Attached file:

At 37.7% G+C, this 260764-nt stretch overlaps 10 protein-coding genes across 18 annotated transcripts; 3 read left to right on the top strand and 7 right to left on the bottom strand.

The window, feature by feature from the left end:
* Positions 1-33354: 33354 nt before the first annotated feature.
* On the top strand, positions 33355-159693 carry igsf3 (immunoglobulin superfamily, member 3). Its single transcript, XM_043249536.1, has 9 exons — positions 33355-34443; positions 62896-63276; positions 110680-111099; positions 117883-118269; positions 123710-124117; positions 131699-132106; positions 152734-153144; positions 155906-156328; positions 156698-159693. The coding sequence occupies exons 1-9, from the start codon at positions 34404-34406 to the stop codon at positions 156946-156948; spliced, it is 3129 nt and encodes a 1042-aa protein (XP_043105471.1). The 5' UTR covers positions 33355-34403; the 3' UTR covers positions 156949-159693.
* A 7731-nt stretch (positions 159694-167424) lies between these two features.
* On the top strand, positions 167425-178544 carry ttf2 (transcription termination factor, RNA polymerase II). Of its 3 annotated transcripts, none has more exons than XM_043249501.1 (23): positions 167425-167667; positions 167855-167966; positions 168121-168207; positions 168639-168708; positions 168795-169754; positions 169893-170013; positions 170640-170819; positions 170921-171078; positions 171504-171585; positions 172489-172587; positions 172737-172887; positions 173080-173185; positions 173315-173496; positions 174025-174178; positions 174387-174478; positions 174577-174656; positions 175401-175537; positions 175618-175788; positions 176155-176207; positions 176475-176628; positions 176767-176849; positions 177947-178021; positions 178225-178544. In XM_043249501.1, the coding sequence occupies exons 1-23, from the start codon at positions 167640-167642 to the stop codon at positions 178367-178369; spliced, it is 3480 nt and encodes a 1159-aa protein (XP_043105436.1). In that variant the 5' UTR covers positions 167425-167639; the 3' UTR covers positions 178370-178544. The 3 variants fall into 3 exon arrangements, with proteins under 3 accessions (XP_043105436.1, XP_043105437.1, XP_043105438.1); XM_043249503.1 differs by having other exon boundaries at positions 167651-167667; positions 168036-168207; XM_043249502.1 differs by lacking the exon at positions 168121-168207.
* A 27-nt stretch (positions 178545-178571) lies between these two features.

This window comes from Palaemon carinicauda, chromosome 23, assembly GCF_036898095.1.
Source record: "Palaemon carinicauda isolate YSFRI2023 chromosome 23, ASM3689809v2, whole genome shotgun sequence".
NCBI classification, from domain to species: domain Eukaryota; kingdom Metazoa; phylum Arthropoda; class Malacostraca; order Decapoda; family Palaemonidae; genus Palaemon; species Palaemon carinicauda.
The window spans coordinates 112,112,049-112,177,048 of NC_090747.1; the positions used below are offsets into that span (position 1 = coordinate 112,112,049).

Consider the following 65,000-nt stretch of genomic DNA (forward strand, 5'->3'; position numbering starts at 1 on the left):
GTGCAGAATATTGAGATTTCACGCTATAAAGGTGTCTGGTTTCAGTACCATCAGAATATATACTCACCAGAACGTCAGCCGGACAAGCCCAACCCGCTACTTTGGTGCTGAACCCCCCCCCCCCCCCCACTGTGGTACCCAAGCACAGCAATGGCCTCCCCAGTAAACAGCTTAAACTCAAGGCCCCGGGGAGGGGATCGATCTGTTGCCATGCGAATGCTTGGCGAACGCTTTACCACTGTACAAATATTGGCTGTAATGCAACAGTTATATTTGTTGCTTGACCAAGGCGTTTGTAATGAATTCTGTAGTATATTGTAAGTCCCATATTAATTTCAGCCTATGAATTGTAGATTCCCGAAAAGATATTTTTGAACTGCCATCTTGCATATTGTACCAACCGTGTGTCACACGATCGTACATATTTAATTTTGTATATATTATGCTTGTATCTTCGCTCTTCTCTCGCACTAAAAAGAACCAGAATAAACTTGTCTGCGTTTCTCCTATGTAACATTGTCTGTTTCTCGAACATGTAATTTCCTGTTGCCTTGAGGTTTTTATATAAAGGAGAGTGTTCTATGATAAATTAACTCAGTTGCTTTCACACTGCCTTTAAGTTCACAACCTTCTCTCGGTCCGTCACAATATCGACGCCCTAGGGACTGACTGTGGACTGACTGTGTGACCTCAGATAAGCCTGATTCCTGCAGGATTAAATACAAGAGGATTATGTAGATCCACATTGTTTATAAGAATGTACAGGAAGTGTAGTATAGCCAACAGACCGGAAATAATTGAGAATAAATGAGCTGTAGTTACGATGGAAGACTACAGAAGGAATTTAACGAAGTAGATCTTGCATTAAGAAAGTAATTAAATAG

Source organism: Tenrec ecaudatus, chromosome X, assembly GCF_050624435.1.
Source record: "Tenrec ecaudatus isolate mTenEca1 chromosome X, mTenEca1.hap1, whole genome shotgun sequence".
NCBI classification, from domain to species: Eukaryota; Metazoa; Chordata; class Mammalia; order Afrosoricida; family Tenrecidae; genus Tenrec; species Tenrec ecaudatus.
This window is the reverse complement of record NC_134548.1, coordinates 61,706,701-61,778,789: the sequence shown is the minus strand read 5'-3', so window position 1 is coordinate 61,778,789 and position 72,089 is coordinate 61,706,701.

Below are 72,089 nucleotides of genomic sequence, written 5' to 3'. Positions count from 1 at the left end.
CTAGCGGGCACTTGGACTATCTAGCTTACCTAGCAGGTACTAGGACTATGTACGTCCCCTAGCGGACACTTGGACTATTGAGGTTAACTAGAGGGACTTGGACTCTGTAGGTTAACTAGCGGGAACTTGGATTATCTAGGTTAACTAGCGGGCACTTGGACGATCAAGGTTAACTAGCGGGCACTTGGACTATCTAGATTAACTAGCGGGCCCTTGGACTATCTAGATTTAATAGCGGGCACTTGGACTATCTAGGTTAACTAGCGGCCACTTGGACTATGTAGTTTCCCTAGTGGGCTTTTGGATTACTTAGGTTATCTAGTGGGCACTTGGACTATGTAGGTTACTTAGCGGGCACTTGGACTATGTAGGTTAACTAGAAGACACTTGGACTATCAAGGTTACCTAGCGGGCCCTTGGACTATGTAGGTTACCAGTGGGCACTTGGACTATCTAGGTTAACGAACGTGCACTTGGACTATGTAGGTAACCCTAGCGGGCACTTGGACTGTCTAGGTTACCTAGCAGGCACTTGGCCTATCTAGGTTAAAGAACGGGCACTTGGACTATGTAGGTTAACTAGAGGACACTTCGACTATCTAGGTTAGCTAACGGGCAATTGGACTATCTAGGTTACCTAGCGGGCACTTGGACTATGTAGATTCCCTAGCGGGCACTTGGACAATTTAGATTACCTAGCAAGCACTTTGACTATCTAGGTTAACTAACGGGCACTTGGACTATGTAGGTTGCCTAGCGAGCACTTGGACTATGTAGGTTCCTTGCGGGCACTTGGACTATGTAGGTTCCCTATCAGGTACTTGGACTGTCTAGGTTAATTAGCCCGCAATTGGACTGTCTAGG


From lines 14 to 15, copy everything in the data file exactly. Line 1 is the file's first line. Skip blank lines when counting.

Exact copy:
Source organism: Tenrec ecaudatus, chromosome X, assembly GCF_050624435.1.
Source record: "Tenrec ecaudatus isolate mTenEca1 chromosome X, mTenEca1.hap1, whole genome shotgun sequence".